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What is the Egyptian Canon of Proportions'  and how was it used in artistic...

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tanyakay2216 | Student, Kindergarten | eNoter

Posted July 30, 2013 at 11:50 PM via web

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What is the Egyptian Canon of Proportions'  and how was it used in artistic representations of the human body? 
How are images of the human body today similar to the images created by ancient Egyptians and how do they differ?

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akannan | Middle School Teacher | (Level 3) Distinguished Educator

Posted July 31, 2013 at 12:39 AM (Answer #1)

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The Egyptian Canon of Proportions was a rational approach to constructing beauty in art.  In their renderings, the Egyptian Canon clearly suggested that "height and width have a definite geometrical relation to one another."  The Canon represented the “standardization of these natural proportions used as … the system of linear measurement throughout Egypt."  This system of proportion allowed artists and audience alike to commonly understand what is beauty and what was aesthetically pleasing.  The flip side to this was that the Egyptian Canon of Proportions might have rendered "their subjects in idealized forms which may or may not have been faithful to the exact proportions of the persons in question." The Canon of Proportions was used by artists and those who occupied vaulted positions in determining what constituted beauty.

The fundamental question that comes out of the Egyptian Canon of Proportions and the modern setting is whether beauty can be defined through an external set of criteria.  Such a notion has been evident throughout time.  Greek culture embraced "the Golden Ratio" and da Vinci established his own set of external conditions of beauty in his artwork.  The modern culture has predictably demonstrated a complex approach to how beauty is understood.  On one hand, there is a stated emphasis to be more inclusive about beauty.  "Eye of the beholder," "skin deep," as well as individual "inner beauty" are all ways in which the standardized offered in the Egyptian Canon of Proportions is challenged.  However, the fashion community offers its own "standardized" version of beauty with how people, specifically women, are shown.  This is reemphasized in the media with women who are associated with "beauty" and how they are made to look.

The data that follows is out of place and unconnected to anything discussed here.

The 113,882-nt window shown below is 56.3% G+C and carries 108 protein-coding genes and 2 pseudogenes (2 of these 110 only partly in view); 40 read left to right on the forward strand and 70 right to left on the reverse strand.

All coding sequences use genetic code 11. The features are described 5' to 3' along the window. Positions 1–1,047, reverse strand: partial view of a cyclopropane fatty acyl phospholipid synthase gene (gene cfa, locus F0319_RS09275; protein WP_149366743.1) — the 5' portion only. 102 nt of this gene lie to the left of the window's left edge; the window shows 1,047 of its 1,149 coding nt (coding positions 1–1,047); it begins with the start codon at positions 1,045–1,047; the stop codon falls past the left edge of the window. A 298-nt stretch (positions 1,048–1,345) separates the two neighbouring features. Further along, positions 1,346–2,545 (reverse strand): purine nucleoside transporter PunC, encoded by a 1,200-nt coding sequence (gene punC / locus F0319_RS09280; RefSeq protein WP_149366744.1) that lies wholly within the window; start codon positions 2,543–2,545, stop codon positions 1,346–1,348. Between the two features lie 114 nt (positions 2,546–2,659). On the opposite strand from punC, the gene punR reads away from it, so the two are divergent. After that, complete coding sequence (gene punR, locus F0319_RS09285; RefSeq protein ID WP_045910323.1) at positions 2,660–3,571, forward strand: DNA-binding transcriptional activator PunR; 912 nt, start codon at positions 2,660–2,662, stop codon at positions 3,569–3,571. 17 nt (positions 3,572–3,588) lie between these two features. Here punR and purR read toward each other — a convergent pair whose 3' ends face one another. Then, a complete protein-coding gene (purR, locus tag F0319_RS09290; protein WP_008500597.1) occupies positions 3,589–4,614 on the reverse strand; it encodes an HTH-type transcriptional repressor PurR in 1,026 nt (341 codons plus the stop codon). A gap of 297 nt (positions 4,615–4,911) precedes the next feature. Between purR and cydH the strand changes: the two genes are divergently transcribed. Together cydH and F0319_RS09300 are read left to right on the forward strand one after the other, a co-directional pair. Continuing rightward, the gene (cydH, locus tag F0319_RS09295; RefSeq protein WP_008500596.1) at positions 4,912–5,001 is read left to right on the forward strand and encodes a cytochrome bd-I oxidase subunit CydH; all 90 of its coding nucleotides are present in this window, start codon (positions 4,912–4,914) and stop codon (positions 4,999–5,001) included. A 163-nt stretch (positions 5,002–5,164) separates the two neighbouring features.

Outwardly, the modern setting does not necessarily embrace the Egyptian external imposition of a standard of beauty, rather capitulating to the idea that "all people are beautiful."  While the system of proportions might not be as embedded today as it was then, there is an external understanding of beauty that might be accomplishing the same end as it did back then.

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